(105) The International RWDSU lent strong support to the Equal Pay Bill that was passed in the US Congress in 1963. The principle in this bill was equal pay for substantially similar work. FN_117

(106) In the latter 1960s and early 1970s, the union incorporated equal pay for equal work in several collective agreements. FN_118

(107) After the RWDSU grieved on behalf of a woman in an equal pay complaint against a Pittsburg firm, the company was found guilty in court of discriminatory pay and sued the union for joint liability in the amount of $229,000. This money, plus the court costs involved in fighting the suit, led President Alvin Heaps to characterize this case as “a very substantial raid on the union’s treasury”, and persuaded the international RWDSU to approach equal pay cases more gingerly, FN_119 although it continued to pass convention resolutions in support of equal pay for equal work. FN_120

(108) In Canada, the RWDSU made a transition from supporting a weaker to a stronger form of pay equity. In 1972, in the context of the cheapening of wages by part-time work, the Canadian Distri ct Council passed a resolution supporting ‘equal pay for equal work’, which means equal pay for identical or substantially the same work. FN_121 It later swung its support behind a stronger version of pay equity – equal pay for work of equal value which means equal pay for substantially similar or dissimilar work. In 1981, the Canadian District Council p assed a resolution encouraging RWDSU locals to negotiate ‘equal pay for work of equal value’ in their collective agreements. Carol Currie, an organizer at Eaton’s, was one of the speakers supporting the resolution. FN_122


Trade Union Time

(109) Women in the RWDSU had always been active in organizing new workers and in strike participation. The number of strikes in which they staffed the picket lines are too numerous to mention. This had even received wide coverage in the corporate media. However, three factors affecting that participation changed between the 1950s and the 1980s.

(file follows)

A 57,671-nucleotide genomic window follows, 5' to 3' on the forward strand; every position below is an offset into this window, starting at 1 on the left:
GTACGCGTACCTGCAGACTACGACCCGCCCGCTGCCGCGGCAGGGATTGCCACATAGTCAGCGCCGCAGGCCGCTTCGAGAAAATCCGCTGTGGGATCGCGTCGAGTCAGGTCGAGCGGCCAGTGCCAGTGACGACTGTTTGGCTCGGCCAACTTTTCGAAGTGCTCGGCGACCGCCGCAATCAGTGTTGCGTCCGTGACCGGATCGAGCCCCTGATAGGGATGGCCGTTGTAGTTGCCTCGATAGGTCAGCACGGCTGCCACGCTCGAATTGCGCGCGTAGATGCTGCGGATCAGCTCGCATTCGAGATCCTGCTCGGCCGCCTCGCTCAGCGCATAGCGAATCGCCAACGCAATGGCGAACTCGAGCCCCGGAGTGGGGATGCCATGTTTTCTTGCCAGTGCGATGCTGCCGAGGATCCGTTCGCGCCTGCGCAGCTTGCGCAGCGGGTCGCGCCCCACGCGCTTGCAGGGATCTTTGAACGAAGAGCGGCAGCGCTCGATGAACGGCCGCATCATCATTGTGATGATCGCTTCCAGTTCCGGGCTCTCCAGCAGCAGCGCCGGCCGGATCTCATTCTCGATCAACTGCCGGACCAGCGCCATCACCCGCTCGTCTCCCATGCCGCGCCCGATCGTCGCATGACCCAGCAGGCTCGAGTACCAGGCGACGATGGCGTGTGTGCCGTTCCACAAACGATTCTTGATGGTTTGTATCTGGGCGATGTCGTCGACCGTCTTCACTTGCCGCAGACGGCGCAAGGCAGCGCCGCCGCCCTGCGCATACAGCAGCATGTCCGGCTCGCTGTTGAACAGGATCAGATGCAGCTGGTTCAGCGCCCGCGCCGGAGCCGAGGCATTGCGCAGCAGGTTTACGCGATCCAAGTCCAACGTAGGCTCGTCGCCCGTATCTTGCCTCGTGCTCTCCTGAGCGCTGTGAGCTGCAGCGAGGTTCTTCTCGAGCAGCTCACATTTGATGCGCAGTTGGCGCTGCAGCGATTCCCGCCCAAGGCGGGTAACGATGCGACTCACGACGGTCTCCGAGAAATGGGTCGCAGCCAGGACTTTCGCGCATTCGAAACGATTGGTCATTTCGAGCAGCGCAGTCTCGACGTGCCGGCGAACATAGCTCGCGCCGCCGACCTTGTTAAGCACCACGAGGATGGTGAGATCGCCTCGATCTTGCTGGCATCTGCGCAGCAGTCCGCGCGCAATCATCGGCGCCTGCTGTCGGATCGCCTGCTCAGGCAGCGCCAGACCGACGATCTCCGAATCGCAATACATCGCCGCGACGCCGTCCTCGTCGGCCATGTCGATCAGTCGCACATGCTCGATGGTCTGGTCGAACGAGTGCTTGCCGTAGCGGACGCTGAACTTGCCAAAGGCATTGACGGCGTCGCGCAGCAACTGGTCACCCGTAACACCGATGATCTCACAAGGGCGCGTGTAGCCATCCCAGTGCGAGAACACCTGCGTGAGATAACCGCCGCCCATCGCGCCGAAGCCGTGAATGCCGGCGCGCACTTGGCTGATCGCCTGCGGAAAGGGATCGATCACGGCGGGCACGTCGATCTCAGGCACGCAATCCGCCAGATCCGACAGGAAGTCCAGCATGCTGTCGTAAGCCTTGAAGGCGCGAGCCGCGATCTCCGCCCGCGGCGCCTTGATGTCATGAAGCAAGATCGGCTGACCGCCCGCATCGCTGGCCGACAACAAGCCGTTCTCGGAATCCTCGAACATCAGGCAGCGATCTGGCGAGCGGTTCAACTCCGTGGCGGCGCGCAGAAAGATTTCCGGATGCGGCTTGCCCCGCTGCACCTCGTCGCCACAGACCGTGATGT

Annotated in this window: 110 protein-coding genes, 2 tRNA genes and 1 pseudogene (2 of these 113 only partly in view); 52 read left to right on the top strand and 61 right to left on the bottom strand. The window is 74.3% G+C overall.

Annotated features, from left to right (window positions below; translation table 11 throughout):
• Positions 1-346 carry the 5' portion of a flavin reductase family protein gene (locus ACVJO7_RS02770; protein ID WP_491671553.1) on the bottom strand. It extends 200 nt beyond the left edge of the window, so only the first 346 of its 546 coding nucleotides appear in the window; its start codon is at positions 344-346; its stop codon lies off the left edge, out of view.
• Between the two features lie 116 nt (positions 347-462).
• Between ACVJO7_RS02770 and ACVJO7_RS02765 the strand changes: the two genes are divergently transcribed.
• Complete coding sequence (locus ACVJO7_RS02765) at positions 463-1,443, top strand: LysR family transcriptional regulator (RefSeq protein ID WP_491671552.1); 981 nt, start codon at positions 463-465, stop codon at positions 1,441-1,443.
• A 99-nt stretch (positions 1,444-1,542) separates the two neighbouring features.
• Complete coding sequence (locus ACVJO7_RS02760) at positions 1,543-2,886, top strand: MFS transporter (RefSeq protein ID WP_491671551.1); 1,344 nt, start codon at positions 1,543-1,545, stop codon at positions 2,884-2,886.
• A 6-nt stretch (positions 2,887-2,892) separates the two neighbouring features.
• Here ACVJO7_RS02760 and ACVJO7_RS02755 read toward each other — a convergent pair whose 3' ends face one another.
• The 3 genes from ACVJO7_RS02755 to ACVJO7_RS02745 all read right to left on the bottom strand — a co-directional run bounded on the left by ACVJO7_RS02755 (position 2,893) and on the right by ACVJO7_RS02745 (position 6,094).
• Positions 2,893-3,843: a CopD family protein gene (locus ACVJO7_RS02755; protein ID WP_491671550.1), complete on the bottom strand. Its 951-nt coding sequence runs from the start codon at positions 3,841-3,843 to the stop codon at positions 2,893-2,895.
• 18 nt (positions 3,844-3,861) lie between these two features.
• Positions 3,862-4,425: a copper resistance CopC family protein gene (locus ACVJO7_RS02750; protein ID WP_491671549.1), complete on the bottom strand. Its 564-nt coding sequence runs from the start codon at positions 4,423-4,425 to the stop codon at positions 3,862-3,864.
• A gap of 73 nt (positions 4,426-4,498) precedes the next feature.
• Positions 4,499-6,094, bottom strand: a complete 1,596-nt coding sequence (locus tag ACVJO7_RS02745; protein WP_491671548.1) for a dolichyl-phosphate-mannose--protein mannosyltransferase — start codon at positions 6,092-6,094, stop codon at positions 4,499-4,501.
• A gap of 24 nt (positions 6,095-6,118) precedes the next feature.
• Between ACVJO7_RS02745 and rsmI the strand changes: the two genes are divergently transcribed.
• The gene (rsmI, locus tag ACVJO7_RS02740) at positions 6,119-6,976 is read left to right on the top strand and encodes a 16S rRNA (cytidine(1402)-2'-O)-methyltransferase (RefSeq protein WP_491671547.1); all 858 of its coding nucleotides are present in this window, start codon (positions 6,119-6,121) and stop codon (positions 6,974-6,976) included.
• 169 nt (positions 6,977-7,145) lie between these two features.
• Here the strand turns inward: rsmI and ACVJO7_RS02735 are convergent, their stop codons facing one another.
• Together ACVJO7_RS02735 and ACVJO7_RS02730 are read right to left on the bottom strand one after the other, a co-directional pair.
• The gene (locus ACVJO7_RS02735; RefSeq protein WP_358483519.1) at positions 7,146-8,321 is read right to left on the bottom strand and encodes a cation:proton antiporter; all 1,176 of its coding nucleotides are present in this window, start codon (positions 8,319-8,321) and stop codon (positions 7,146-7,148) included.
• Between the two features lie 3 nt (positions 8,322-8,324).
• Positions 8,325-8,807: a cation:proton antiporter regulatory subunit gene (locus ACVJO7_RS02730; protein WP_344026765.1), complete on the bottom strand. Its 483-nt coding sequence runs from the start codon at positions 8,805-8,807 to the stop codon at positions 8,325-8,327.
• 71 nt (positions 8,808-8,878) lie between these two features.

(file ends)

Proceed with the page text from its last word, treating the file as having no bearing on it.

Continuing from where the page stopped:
1. As women moved into elected and appointed positions in the RWDSU, their participation in the daily affairs of the union was increasingly from the position of some influence within the union.
  2. The 1980s saw the formation of several women’s committees. This allowed many women to speak with a more unified voice in the union on matters affecting all women.
  3. By the latter 1970s, the ‘RWDSU RECORD’ dropped the more overtly sexist connotations in its visual portrayal of women’s union participation. Women picketers were seen less as ‘sex objects’ and more as genderless workers.

(110) Readers of hypertext/hypermedia are empowered in exploring the depths of the contradictory co-existence of patriarchy and feminism. The complexities of this multi-coloured quilt remain largely opaque to the readers of conventional print journals; other than flipping pages back and forth, they cannot exercise much control over the viewing process. In contrast, electronic hypertext/ hypermedia empower viewers/readers to become controllers of their own thought processes as they engage in a n interactive dialogue with text, graphics, sound, animation and video (sound is available in the WINHELP version of this article but not in the present HTML version). Use of multiple sensory capacities deepens understandings in which the development of ideas is grounded in the materiality of advanced communications technology (at least for this era).

(111) The ideological system of the RWDSU was complex in the dialectical sense that it could simultaneously contain the contradictory principles of patriarchy and feminism. During the 1960s when union officials were promoting equal pay f or equal work, maternity leave, and day care, they continued to manifest patriarchal sexist conceptions of union women, or thought that women should stay at home to take care of children rather than working in the paid labour force. Part of the inconsis tency between simultaneously held patriarchal and feminist principles was rooted in the more rapid advances toward feminism made in the areas of wage work and sexuality than in domestic labour. During the 1960s, the union dropped many of its patriarchal attitudes toward sexuality, but continued to hold, well into the 1970s, patriarchal conceptions of the family wage and domestic labour. Simplistic linear evolutional models of societies and organizations lose much of their appeal when confronted by such closer socio-historical analyses of the contradictory transitions from multi-faceted patriarchal structures, practices, and ideologies to the beginnings of the emergence of feminism, primarily in its liberal face.